So, what’s with this new study that made it to the front pages of every major media house with the eye-catching statement, “Making dietary changes can add up to 13 years to your life”? Yes, we are referring to the study published earlier this year in the PLOS Medicine Journal. It sounds like a plan most would be happy to sign up for!
What’s new is that researchers created an online calculator that anyone can use to get an idea of how food choices can influence how many birthdays you celebrate – check it out, especially if you are from Europe, China, Norway, or the United States. This can be applied to all countries, so don’t turn away if you don’t find yours.
Key Points from the PLOS Study
Changing your diet might add anywhere from six to 13 years to your life, depending on two factors:
- How drastic the changes are.
- How old the person is when they start.
How Was the Research Done?
Researchers used two patterns of eating – one largely consists of added sugar, red and processed meat, sugar-sweetened drinks, and refined carbohydrates (essentially a diet heavily leaning towards croissants, sodas, cookies, cakes, etc). The other was what they called the ‘Optimal’ diet – higher in whole grains (barley, buckwheat, millets, quinoa, oatmeal, whole-wheat bread, pasta, brown rice), legumes (chickpeas, black-eyed peas, kidney beans, edamame, navy beans, black beans, mung beans), nuts and seeds (almonds, cashew nuts, macadamia, pistachios, hazelnuts, sunflower seeds, pumpkin seeds), fish, fruits and vegetables, with way fewer foods from the first dietary pattern mentioned above.
What the researchers found was that the younger you are when you make the switch to the Optimal diet, the more years you can add to your life. For example, a 20-year-old could add another 10 to 13 years to their lifespan. Women won’t like what I’m going to say next: it seems if a woman began eating optimally at age 20, she could increase her lifespan by over 10 years whereas a man starting at the same age could add 13 years to his life! Not very fair, is it? Remember, this is not written in stone, so do give it a go anyway!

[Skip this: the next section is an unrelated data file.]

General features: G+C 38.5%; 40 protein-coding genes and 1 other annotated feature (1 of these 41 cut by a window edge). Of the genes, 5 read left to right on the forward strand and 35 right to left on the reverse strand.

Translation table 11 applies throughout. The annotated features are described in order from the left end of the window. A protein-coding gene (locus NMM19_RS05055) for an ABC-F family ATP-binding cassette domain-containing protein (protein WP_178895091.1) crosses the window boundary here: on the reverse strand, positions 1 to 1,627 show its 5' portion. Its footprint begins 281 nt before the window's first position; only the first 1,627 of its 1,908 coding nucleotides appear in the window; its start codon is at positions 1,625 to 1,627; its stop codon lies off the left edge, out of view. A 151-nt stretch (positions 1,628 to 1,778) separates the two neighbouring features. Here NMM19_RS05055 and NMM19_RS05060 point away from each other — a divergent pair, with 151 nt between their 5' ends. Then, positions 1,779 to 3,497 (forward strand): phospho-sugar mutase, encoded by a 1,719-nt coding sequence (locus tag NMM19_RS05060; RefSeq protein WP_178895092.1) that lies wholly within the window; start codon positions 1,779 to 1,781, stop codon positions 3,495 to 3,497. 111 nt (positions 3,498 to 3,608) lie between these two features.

The additional number of years that can be added to your lifespan does reduce with age, according to this study, but the results are still worth making the change. Say you switch your food choices to the optimal diet at age 60. You could most probably increase your time on planet earth by another eight or nine years. This is great news for anyone who thinks it’s too late to make positive dietary changes – now we know it’s never too late!
Guess which foods made the most impact? Yes, increasing legumes, whole grains, and nuts while decreasing processed and red meats made a good difference. It is best to audit your present diet and go in the direction of adding these food types without going overboard. Of course, always speak to a qualified and registered dietitian/nutritionist to help create a bespoke nutrition blueprint in line with your individual needs. It is the best long-term investment you can do for self-care.